He was proposing a match between an old, ill balanced sword and a rapier. On stage the fights were usually with swords, made for cutting as well as lunging, because such fights took less room than the long-bladed rapiers needed, and because the crowds liked to see sweeping cuts as well as elegant lunges. A rapier could not cut, it was designed solely to pierce. It required as much skill as a sword, but the skill was different. Henry Condell and Richard Burbage, who performed most of our fights at the Theatre, could fight with either weapon, but Signor Mancini,in whose hall I trained at least once a week, had only taught me the backsword. ‘You learn this sword first,’ he liked to tell me in his liquid accent, ‘because the rapier is easy afterwards.’
I pretended to know nothing as I faced deValle. I suspected he was a good swordsman, proud of his skill and eager to inflict a wound, but I was not as clumsy as I pretended to be. I was a player, so I played being an awkward unskilled, frightened man. I stood flat-footed, square on to deValle who was poised elegantly, his right foot forward and his blade angled upwards. ‘Ready?’ he asked.
‘Sir?’ I said uncertainly.
‘First blood, boy,’ he said and stamped forward, his long blade coming for my face and I flicked it aside, using the weak outer end of my blade, the foible. I staggered backwards and looked alarmed.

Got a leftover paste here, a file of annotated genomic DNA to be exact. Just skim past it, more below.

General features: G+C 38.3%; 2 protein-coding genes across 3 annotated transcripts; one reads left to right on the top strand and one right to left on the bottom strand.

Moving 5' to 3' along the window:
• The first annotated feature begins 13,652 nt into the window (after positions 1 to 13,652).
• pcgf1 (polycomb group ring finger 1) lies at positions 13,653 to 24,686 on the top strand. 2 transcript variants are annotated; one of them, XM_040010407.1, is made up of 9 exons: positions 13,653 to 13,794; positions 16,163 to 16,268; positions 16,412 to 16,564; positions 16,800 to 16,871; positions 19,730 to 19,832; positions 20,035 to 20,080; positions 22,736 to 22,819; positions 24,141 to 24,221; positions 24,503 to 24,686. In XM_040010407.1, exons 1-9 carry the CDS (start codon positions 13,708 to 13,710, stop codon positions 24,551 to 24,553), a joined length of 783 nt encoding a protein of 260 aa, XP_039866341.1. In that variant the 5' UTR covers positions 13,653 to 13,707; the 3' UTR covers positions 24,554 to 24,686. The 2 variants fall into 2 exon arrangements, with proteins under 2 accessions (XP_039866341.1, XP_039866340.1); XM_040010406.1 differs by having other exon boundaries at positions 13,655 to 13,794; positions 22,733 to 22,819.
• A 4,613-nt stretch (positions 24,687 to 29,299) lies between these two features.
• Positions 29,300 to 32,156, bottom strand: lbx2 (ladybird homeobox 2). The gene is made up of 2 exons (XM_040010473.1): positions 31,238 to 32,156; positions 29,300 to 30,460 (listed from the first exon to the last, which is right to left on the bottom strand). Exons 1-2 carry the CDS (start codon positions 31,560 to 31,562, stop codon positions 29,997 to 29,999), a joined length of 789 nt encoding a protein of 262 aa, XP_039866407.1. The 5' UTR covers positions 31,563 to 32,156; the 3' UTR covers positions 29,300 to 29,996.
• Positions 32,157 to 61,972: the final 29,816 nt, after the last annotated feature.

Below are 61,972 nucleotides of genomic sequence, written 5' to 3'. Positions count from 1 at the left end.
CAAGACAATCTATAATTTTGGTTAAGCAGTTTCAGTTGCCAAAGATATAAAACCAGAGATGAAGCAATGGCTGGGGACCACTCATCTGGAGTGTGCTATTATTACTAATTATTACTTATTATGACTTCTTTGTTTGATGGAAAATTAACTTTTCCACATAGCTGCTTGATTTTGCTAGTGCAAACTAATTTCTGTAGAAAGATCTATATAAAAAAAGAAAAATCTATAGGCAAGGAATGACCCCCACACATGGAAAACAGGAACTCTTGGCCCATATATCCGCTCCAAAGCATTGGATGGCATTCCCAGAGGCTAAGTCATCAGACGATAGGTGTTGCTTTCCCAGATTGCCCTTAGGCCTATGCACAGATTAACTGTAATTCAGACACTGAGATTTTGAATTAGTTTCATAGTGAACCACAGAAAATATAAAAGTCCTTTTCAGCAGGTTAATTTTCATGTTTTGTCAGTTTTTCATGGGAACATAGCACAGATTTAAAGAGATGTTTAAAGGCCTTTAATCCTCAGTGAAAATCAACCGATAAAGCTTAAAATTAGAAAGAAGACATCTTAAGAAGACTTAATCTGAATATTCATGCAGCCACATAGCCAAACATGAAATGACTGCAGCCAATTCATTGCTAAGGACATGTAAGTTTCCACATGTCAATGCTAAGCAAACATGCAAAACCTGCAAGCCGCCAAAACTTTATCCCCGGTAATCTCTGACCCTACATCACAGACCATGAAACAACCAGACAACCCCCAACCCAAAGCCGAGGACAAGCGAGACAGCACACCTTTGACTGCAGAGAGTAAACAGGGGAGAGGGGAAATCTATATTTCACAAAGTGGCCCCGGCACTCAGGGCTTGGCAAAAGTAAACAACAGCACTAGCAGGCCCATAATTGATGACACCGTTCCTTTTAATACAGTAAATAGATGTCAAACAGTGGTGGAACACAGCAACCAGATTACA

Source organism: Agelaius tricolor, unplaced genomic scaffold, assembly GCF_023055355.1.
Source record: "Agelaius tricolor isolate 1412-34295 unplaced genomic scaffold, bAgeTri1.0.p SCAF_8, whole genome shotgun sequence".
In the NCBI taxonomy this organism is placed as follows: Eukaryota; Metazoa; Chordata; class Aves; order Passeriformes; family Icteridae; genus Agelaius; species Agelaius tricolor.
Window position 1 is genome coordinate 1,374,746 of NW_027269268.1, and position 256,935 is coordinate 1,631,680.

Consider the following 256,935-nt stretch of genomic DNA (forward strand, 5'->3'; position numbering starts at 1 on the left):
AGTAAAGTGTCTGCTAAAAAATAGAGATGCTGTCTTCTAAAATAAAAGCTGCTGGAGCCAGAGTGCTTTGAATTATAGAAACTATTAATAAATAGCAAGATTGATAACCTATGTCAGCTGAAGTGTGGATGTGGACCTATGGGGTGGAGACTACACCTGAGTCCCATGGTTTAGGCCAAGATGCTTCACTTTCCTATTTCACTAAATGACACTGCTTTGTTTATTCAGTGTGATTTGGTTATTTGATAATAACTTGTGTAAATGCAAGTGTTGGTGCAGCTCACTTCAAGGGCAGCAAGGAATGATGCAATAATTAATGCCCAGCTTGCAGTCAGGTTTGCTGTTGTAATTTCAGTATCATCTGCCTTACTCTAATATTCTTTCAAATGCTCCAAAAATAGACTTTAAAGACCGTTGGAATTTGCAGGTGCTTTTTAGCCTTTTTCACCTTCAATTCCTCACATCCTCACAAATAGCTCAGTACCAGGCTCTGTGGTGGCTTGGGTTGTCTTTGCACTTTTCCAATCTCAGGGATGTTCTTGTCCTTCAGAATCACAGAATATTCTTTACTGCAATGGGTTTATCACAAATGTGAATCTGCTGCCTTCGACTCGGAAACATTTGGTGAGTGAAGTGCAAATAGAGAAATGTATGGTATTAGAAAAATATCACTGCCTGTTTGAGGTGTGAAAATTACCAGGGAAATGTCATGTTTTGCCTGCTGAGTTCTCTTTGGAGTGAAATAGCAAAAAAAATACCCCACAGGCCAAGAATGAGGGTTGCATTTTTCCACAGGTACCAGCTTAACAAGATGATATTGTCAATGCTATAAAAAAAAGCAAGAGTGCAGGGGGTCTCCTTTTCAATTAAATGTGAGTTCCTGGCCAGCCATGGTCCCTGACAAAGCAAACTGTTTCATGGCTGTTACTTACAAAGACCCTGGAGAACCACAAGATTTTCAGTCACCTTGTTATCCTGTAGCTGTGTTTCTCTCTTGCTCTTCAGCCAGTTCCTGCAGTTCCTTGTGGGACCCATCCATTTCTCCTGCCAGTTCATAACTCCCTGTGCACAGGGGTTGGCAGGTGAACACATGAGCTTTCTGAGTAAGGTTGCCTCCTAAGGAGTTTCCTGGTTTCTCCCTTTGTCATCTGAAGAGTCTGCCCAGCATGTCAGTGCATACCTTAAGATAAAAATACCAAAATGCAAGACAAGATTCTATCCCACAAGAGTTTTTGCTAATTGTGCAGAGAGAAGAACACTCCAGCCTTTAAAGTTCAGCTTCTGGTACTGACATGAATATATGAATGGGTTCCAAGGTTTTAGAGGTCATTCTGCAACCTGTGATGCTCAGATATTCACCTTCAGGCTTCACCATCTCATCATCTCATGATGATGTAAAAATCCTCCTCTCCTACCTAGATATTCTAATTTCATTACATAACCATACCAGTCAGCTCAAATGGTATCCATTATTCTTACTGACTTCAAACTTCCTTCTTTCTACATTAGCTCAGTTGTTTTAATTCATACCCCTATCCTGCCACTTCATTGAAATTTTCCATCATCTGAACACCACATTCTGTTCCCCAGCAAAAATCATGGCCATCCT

‘Not his face, Mister deValle,’ Francis Langley said, ‘please, not his face! He’s a player!’
DeValle ignored the plea. He had retreated, smiling. He thought that my parry was a lucky chance because no swordsman would parry with the foible if he could help it. He stamped forward, long blade lunging, and immediately stepped back. It was a feint, but I twitched my blade and stumbled two steps backwards as if in panic and he laughed. ‘Maybe you should only play women, Mister Shakespeare,’ he said.
‘Cut him, Kit,’ Becky said savagely.
‘Not his face!’ Langley pleaded again.
‘Not his face,’ deValle said, ‘then I’ll mark his thigh.’
I knew he would come for my face. He was a bully, sure of his skill, and he wanted to humiliate me. He was a bad player, though, telling the lie about marking my thigh without any conviction. He simply wanted to mislead me, then draw blood from my cheek and, just as I expected, he looked at my legs, lowered his blade slightly, then smiled and stamped forward. Sure enough the long blade flicked up, aiming for my face, and I stepped to my left, cut hard and fast to the right to beat the rapier down and slashed the blade inwards to slice it onto his exposed forearm. The blade struck and he looked alarmed. I was no longer hesitant, no longer clumsy. I was moving lightly, I had turned him, his rapier was off to my right and the length of the blade meant he had to step backwards to use it, but I gave him no chance, stamping forward, lunging, and stopping the blade an inch from his beard. ‘First blood, sir,’ I said, nodding at his forearm where a seep of red was staining the lace cuff of his sleeve.
For a heartbeat he looked furious, then he forced a smile. ‘Clever,’ he said.
‘Beginner’s fortune, sir,’ I said, lowering the blade, and then, to show I meant the fight to be over, handed the sword to Francis Langley.
‘Beginner’s fortune, eh?’ deValle asked. He sheathed his blade. ‘I think not. I think you are cunning, Mister Shakespeare. I think you’re a weasel. I think you’re sly. But you drew first blood.’ He pulled up his sleeve. My blunt blade had broken the skin, little more, but there was blood there and he would have a bruise to remember me by.